The only factor where the 67 might win is in very big prints. I concede that with most films the 67 wins with prints bigger than about 16 x 20 inches and in very fast film such as Ilford 3200 this might be as small as 11x14. So unless you want prints on a regular basis bigger than 16x20 then the 645N wins.

Have a look at Ken Rockwell's site. Yes I know that many have reservations about his reviews but I feel that on the 645N he produces a balanced review.

I should add for the sake of balance that if you like the feel of 35mm SLR cameras and this is a major benefit for you then the 67 will meet your needs better than the 645N. It truly is like a 35mm on steroids and looks and feels great to hold but a camera is only a tool and a means to an end which is prints.

Let the finished article which is the quality of the print to be the final arbiter

asahijock

10-13-2012, 08:14 PM   #24
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help me decide between a 67 and a 645n
My head is going to explode. Let's see 67 advantanges:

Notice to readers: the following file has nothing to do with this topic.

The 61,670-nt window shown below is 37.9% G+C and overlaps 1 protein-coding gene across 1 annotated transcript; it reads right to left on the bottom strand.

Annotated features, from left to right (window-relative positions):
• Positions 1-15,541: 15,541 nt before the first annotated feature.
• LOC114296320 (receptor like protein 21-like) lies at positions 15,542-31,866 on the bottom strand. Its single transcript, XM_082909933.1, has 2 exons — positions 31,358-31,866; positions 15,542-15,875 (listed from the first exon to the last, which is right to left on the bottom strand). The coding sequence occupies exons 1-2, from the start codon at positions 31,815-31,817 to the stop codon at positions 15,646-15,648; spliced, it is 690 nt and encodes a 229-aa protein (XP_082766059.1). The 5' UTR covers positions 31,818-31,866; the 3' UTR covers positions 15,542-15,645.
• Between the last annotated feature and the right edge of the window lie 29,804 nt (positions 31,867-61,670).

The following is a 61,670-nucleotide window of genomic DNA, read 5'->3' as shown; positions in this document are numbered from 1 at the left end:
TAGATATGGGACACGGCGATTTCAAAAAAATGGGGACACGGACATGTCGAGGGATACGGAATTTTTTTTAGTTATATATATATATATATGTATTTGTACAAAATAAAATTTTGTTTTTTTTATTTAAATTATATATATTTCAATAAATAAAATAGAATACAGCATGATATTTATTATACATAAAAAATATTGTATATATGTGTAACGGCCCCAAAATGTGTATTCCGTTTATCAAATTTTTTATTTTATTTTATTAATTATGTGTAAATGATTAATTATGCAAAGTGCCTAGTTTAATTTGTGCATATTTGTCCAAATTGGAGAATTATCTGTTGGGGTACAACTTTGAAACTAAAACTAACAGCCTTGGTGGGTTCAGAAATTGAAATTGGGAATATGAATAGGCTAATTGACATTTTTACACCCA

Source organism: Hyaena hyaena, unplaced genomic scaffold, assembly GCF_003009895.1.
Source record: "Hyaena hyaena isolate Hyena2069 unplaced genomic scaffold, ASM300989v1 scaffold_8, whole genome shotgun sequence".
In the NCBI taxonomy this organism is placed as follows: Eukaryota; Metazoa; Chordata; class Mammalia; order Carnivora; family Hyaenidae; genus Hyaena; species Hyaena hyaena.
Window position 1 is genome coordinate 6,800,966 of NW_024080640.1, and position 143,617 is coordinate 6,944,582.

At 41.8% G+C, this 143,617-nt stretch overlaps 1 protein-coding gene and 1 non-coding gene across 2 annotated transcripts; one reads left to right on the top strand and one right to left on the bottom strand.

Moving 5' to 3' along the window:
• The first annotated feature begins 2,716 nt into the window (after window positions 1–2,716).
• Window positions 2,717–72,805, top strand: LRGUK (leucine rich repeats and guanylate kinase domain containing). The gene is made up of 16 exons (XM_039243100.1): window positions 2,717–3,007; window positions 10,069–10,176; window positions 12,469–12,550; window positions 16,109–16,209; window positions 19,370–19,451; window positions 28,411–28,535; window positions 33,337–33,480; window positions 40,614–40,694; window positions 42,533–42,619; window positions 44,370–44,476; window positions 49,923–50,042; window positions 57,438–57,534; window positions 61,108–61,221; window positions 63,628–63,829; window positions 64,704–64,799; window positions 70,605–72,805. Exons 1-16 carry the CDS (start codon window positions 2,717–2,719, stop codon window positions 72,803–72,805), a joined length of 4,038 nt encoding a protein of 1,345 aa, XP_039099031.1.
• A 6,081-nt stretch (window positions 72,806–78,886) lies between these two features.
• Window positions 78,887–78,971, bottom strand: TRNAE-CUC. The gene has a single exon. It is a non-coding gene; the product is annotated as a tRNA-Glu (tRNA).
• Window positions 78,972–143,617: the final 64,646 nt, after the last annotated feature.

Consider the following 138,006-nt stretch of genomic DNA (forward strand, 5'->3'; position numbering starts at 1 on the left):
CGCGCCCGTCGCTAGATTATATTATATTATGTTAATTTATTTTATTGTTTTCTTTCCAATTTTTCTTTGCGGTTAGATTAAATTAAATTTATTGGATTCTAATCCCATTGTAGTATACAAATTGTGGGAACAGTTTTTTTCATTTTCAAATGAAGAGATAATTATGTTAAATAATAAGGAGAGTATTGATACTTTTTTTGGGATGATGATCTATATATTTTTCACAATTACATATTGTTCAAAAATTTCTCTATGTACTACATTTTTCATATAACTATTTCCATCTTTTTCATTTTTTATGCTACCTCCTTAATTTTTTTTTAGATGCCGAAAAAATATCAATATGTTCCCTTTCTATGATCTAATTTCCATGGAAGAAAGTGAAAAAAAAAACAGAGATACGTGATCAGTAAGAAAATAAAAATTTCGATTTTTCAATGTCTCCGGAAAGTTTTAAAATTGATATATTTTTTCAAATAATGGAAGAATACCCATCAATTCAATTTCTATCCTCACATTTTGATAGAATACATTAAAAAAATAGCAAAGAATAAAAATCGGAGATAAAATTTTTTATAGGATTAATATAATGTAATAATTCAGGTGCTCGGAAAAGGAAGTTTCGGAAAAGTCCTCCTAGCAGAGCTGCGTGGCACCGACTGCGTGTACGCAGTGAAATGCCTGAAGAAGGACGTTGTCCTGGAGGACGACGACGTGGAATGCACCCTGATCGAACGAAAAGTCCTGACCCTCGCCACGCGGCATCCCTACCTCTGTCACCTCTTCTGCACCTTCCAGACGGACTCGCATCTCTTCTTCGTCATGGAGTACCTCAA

Potentially cheaper lenses (lol yeah right)
*** True; they hold their value well, and some can be pricey.
Larger negative space used
*** 400% bigger than 35mm, if figures matter
Looks totally badass
*** irrelevant Americanism
Mirror lockup
*** very useful, but also a threat to battery.

Disatvantages: not as modern
*** Why do you need a modern camera for effective, creative photography!?
...no af....
*** Don't need it at all.
incredible mirror slap
*** And—?
...spotmatic era controls
*** So you're not a creative photographer but one relies on the camera to make decisions for you? Buy a spot meter: learn additive/subtractive/split and average metering, stepped metering, basal calibrated metering... and let the camera be a camera for capturing the image, rather than doing the exposure work for you.